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Barney Hoskyns interviews Mick Rock

on May 29, 2015

 

“Scanning life through the picture window”

 

TASCHEN has published a brief Mick Rock interview conducted by Barney Hoskyns, one of the contributors to The Rise of David Bowie. 1972-1973.

Here’s one of the Q&As from it...

 

BH: What appealed to you about Bowie?

 

MR: Initially I was inspired by his music, and then I was fascinated by his aura. I felt hypnotized by all the mutating and shifting around. In truth the persona interested me more than the personality, coupled with the naked ambition. It’s all there in the Ziggy lyrics. He wasn’t thinking about money, he was thinking about stardom.

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Space Weird Thing by Alaska Robotics

on May 29, 2015

 

“Ground Control to Top Space Man”

 

An outfit calling themselves Alaska Robotics have created a wonderful new take on David Bowie’s 1969 classic, Space Oddity, with one major difference to the original...they've limited themselves to words taken only from the thousand most common words in English. As you might imagine, that places some restrictions on the original Bowie lyric.

Here are a few before and afters...

 

“Take your protein pills and put your helmet on” becomes: “Take your small food rocks and put your head-safe on”

“Planet Earth is blue and there’s nothing I can do” is now: “Home

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Bowie cover feature and poster in rockin’on

on May 27, 2015

 

“Ain’t that poster love?”

 

The June 2015 edition of Japanese magazine, rockin’on, boasts a Mick Rock Bowie cover, along with a great live ’73 shot by Gijsbert Hanekroot as a fold out poster, just over 20” wide, or 51.5cm to be precise for all you metric freaks.

The 8-page feature inside (by Tom Howard of NME) has another striking two-page Hanekroot live '73 photo, along with one of Sukita’s beautiful mirror shots of Bowie at Radio City Music Hall, New York, in February 1973.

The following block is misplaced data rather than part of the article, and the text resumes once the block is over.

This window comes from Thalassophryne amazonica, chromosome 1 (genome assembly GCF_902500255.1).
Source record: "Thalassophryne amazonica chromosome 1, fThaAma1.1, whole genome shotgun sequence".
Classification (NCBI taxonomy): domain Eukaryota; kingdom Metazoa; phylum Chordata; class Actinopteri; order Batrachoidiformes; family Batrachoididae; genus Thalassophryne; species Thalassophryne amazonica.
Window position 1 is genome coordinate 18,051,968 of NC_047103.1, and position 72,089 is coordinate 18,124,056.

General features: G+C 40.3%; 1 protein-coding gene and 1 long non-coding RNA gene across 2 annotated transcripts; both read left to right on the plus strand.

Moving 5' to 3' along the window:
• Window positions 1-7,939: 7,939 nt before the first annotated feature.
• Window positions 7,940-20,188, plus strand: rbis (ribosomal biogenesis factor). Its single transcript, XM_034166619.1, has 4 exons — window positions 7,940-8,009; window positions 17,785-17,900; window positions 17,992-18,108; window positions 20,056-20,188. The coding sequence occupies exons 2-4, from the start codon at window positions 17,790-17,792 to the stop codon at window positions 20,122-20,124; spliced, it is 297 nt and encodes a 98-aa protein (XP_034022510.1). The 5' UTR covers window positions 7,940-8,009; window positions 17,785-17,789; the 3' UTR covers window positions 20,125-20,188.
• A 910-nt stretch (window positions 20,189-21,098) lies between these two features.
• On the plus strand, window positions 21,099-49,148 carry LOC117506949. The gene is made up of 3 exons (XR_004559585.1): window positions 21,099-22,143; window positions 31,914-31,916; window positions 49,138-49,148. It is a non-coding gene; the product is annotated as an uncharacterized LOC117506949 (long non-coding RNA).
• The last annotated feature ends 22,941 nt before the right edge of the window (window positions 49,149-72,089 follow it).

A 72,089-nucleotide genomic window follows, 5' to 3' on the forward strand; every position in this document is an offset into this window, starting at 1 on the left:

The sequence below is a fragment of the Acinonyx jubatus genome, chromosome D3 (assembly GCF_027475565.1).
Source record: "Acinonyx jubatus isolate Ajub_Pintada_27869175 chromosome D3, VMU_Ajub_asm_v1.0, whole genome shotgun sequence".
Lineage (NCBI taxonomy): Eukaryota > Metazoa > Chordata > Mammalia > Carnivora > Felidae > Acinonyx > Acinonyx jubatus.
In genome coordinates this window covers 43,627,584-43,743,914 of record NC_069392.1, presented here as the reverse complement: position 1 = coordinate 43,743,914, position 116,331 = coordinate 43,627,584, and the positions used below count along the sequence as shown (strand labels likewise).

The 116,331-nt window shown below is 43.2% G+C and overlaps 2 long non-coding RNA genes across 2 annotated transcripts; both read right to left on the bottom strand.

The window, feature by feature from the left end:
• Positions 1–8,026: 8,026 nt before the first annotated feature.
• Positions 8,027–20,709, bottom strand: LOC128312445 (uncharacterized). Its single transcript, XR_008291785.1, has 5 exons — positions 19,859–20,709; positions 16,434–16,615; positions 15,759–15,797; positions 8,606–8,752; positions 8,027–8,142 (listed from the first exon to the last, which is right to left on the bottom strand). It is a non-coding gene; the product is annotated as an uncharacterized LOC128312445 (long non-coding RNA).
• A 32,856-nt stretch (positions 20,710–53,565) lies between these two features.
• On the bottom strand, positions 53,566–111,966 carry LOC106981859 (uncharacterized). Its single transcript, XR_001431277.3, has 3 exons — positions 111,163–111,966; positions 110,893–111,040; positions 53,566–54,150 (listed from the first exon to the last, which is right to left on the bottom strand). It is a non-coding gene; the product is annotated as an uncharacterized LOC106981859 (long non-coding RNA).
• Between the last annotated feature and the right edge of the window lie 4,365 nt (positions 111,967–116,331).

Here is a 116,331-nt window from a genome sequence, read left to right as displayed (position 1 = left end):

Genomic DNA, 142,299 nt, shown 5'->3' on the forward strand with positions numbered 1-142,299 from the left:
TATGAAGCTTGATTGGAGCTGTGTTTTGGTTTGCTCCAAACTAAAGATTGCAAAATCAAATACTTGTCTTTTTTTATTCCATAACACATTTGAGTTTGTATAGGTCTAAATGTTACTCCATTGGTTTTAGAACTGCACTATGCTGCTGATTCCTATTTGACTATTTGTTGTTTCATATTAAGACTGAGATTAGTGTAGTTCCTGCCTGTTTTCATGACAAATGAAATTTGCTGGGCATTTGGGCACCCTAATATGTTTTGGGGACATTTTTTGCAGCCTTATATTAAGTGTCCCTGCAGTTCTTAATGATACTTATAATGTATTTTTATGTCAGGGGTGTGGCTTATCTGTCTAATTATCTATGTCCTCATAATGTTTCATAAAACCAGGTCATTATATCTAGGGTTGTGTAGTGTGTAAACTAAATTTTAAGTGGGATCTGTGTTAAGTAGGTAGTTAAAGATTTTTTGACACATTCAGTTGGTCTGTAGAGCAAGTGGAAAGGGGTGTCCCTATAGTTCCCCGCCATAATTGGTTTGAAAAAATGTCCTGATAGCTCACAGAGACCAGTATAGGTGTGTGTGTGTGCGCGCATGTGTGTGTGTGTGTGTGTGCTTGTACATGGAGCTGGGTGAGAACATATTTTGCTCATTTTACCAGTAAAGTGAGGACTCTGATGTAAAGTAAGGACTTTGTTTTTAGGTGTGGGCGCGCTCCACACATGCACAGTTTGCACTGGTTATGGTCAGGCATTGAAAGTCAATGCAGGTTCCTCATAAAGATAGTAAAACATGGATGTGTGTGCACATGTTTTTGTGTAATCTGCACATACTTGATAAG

Elsewhere there are bits on Aphex Twin, Bauhaus, Björk, Blur, The Cure, Daft Punk, Lady Gaga, Noel Gallagher,

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Diamond Dogs album is 41 today

on May 24, 2015

 

“It’s all I ever wanted”

 

David Bowie’s Diamond Dogs album was unleashed on a very expectant public in the UK on May 24, 1974.

Anticipation was high because the album had already been delayed for a month and images of the human/dog hybrid on the cover had featured heavily in the music press.

Preceded by the Top 5 single Rebel Rebel, Diamond Dogs entered the UK album chart at #1 where it remained for three weeks.

In North America (where it also went Top 5), the publicity was even more intense ahead of the ambitious Diamond Dogs Tour extravaganza.

Along with the scene-setting opener, Future

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Tin Machine’s first album is 26 today

on May 22, 2015

 

“Are you sure that it really was him?”

 

The first Tin Machine album was released on this day in 1989. Criminally overlooked, a reappraisal is long overdue.

If it’s a release you've avoided to date, have a taste via these promos on YouTube, you may be pleasantly surprised.

And if that whets your appetite, listen to the full album on Spotify now.

More than a quarter of a century later, we hope you’ll agree that Tin Machine mainly still kicks bottom somewhat.

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